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- Order number: 44250.120
- Material: Stainless steel
- Size: 120 mm
- Colour of stirrup pad: white;
- with white rubber pad
- the open side of the stirrup should assist to release the foot in case of a fall
Peacock Stirrups with rubber ring - stainless steel. The open side of the stirrup should assist to release the foot in case of a fall, with white rubber pad
Stirrups - selection and requirements for quality and safety
A stirrup should provide the rider's foot with good support, stability, comfort and safety in the saddle. There are numerous stirrup models on the market with different objectives, such as appearance, flexibility and riding comfort or safety. The pioneer in the field of stirrups with a safety effect was the System 4 articulated stirrup from Sprenger. Since then, professionals such as Ingrid Klimke or Marcus Ehning have relied on the advantages of System-4, Bow Balance and Flexcite stirrups.
With the abundance of available models, it is often difficult to make the right choice. The subject of safety in particular is of course of particular importance to many riders, but how can the safety of a stirrup be correctly assessed? Is a stirrup safe just because the name says so? This question can be answered with a clear no, because no stirrup can offer a hundred percent safety.
There are some less obvious factors that influence the safety of a stirrup. For example, the strength and stability of the material that is used. Stirrups must be able to withstand up to three or four times the body weight, depending on the discipline. And this applies for a time period of several years and a daily use basis. In frequently adverse weather conditions, they regularly come into contact with sand, moisture, sweat and UV radiation and are also exposed to the changing temperatures of the seasons.
Very low-priced models are often made of materials that are not resistant to weathering and corrosion. They can rust and tend to structural changes or material fatigue when exposed to temperature fluctuations. This applies to both metal and plastic stirrups. Particularly with plastic stirrups, UV resistance is essential, as sunlight can cause the material to fatigue, become brittle and break.
Sprenger's jointed stirrups are therefore made of high-quality stainless steel, in combination with durable and robust rubber and plastic, all of which meet these requirements. The breaking strength of the stirrups is more than 1,500 kg.
The unique advantage of the jointed stirrups is that the built-in flexible joint allows the movement of the ankle joint and relieves strain on the ankle, knee and hip joints as well as tendons and ligaments. In addition, the flexibility of the joint generally makes it easier to release the foot in the event of a fall.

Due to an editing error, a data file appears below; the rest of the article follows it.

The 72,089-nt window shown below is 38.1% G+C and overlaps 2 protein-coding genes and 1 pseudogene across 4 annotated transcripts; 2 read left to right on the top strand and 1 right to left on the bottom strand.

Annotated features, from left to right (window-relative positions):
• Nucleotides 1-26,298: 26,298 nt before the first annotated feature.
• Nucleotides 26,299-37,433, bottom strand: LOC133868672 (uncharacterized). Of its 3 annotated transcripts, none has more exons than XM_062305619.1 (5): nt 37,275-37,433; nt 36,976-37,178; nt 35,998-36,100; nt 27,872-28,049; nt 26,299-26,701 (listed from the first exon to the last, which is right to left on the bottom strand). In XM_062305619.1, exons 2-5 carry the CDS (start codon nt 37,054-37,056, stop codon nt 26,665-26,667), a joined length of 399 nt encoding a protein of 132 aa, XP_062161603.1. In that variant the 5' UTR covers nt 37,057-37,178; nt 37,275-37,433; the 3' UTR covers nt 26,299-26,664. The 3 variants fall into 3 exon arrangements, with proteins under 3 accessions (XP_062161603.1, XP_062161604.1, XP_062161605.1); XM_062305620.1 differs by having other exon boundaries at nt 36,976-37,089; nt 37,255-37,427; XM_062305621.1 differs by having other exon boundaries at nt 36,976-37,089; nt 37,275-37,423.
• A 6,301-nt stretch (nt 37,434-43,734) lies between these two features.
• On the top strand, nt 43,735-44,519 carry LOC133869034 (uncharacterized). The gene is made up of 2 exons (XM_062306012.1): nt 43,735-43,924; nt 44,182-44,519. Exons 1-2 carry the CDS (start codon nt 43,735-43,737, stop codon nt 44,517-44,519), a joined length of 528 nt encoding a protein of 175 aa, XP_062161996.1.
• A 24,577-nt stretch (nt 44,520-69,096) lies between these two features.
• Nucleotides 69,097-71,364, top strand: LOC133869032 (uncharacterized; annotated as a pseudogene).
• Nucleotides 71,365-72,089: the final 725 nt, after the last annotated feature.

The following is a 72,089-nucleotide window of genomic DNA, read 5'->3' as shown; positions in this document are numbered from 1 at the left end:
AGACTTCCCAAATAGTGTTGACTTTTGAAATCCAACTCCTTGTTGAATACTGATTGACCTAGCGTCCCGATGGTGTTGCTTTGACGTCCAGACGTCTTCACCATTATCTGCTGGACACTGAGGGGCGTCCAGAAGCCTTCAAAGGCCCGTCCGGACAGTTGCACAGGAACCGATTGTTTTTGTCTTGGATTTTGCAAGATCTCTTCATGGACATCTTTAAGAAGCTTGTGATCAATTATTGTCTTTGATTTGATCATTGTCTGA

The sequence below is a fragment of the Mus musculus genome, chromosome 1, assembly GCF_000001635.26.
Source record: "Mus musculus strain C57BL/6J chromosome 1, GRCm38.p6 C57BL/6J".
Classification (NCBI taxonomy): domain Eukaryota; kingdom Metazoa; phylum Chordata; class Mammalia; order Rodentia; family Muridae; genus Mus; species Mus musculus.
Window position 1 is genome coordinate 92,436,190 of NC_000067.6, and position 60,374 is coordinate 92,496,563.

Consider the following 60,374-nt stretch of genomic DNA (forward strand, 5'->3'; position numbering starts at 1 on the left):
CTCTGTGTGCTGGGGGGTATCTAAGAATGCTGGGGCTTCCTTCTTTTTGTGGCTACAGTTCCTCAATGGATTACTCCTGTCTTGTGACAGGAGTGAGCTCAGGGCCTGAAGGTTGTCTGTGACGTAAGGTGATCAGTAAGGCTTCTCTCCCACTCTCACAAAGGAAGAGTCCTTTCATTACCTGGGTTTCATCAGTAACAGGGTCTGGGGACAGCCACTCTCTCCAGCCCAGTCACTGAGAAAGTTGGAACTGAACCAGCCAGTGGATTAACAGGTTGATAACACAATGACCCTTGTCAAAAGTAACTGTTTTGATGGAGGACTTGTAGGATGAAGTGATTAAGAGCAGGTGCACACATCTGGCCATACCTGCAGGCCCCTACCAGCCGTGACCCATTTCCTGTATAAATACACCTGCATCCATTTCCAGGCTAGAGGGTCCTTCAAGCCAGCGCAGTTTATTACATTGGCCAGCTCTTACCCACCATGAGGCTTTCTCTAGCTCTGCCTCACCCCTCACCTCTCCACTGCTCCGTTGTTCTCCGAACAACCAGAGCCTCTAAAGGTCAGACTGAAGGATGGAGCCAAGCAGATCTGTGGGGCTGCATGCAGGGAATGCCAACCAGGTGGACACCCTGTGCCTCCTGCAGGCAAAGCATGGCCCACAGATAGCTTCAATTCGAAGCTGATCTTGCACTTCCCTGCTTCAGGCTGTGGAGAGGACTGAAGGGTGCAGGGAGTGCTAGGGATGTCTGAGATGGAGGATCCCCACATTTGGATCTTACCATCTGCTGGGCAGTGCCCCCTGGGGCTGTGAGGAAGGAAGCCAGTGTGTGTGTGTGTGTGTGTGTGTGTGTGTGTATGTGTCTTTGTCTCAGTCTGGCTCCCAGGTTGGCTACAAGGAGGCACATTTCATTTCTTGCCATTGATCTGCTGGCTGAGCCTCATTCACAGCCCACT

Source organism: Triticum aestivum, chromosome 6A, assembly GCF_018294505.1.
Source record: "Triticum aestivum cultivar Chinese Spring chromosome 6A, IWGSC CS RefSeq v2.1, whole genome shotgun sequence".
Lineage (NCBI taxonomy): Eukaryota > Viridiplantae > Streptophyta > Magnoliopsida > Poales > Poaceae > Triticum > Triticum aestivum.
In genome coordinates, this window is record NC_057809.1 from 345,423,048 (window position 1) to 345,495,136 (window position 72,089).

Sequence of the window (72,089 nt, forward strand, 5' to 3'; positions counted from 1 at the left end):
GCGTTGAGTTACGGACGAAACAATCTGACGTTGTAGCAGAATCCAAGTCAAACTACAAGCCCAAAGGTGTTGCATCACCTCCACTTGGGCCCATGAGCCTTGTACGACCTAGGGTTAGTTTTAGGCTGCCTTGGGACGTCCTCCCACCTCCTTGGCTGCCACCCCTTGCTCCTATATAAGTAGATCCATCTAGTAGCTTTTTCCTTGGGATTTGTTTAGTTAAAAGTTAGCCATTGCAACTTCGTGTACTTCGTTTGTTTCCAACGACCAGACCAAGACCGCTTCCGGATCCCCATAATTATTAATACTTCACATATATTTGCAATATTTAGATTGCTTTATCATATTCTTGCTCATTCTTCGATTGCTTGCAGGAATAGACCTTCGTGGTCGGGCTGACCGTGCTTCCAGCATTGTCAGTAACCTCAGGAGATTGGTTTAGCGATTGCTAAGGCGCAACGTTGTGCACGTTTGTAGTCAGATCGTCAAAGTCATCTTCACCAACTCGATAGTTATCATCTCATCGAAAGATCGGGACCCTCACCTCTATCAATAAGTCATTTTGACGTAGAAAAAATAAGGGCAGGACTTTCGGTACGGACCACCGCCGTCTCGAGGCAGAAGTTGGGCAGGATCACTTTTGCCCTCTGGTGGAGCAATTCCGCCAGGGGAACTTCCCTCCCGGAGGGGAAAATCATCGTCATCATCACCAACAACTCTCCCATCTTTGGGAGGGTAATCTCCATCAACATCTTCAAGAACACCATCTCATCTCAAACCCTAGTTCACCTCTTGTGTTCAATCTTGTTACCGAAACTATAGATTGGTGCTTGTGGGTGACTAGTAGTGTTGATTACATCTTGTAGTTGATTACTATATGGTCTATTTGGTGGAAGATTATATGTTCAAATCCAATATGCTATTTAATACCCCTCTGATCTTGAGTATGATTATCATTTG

The size and nature of the treading surface can also have a positive influence on the safety of stirrups. The Bow Balance and Flexcite stirrup therefore have an especially wide tread and are equipped with different degrees of rubber hardness in order to give the foot a comfortable and non-slip stand. Should the rider still lose the stirrup, the stirrups are balanced in such a way that they do not start to "swing" and can therefore be easily picked up again.
The tread width should be at least half a centimetre to each side at the height of the ball. The foot must be easy to move in the stirrup. However, the stirrup should also not be too large for the foot, because then there is a risk that it might slip completely through and, in the worst case, the rider could get stuck. Renowned manufacturers therefore offer their stirrup models in different sizes (e.g. for children, ladies and gentlemen).
To prevent the rider from slipping through the stirrup, riding boots or shoes should definitely have a small heel. If you prefer to use riding shoes rather than boots or ankle boots, you should choose a sole that is not too wide and thick and avoid laces, buckles and eyelets, which possibly can get caught in open or opening stirrups.
Important when choosing a stirrup is the quality of the product. Inexpensive copies of patented pioneering products tempt you to confuse similar looks with them, but cannot keep up in terms of function and strength and often even represent a safety risk. The market is flooded with copies of jointed stirrups in particular, where the joints are made of inferior materials that can rust or break. In addition, even a flexible stirrup should have sufficient strength. It should cushion the movement of the foot, but under no circumstances should it be "wobbly" or "spongy".